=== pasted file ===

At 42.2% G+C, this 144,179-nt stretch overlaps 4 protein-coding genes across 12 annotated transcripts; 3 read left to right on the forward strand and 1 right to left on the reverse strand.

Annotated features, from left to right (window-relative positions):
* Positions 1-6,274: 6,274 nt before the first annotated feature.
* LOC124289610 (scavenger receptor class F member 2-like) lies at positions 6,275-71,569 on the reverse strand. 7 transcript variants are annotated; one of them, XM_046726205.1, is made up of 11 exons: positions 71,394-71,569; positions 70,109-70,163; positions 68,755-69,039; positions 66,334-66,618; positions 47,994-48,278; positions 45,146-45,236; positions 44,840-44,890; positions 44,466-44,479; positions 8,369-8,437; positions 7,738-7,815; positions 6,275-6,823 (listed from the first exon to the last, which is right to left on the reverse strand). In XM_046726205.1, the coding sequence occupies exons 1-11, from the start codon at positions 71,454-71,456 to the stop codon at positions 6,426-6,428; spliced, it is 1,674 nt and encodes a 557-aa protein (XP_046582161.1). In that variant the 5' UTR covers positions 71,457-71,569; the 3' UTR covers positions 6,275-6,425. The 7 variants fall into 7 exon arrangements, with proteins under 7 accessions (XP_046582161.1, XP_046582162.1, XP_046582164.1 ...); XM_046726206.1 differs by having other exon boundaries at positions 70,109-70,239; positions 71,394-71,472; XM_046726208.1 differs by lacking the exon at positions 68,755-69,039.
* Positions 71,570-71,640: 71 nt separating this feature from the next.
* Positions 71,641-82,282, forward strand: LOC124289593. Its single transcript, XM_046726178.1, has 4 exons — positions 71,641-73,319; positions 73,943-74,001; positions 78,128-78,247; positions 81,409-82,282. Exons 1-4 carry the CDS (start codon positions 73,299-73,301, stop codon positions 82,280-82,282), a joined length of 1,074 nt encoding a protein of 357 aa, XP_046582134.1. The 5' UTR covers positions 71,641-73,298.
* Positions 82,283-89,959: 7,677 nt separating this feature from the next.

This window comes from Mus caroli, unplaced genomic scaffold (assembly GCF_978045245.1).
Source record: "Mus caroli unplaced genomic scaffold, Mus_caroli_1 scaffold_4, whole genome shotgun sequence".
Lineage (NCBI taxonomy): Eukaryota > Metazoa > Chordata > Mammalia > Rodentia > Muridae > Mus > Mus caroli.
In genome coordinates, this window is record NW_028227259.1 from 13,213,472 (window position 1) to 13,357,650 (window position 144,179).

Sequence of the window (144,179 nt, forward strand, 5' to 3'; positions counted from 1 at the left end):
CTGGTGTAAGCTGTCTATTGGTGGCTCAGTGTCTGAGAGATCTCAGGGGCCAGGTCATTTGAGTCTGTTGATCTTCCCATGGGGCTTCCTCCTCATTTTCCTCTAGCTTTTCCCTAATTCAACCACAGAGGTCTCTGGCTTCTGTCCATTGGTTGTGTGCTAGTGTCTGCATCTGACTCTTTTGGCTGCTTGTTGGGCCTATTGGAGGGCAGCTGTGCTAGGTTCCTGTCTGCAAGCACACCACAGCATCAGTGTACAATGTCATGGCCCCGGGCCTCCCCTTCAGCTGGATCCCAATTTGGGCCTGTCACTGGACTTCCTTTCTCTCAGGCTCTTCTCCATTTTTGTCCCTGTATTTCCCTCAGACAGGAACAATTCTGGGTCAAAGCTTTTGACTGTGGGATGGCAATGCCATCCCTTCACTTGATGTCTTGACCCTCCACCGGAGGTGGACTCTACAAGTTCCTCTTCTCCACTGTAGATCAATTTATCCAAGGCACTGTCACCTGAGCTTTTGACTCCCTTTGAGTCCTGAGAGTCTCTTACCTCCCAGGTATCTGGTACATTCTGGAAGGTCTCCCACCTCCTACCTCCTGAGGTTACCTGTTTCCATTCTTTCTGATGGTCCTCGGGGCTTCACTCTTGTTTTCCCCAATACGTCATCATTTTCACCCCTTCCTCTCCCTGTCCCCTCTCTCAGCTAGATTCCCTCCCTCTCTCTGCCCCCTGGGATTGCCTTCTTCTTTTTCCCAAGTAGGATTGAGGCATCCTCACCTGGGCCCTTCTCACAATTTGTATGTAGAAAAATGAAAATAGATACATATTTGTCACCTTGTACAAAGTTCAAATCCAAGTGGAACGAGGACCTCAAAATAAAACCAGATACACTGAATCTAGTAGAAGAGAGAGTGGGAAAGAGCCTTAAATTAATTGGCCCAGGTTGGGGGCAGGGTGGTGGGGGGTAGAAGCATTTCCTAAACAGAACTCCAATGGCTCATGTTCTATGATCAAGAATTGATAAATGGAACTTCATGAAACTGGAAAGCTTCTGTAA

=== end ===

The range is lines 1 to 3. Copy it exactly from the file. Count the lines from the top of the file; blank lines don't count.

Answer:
At 42.2% G+C, this 144,179-nt stretch overlaps 4 protein-coding genes across 12 annotated transcripts; 3 read left to right on the forward strand and 1 right to left on the reverse strand.

Annotated features, from left to right (window-relative positions):
* Positions 1-6,274: 6,274 nt before the first annotated feature.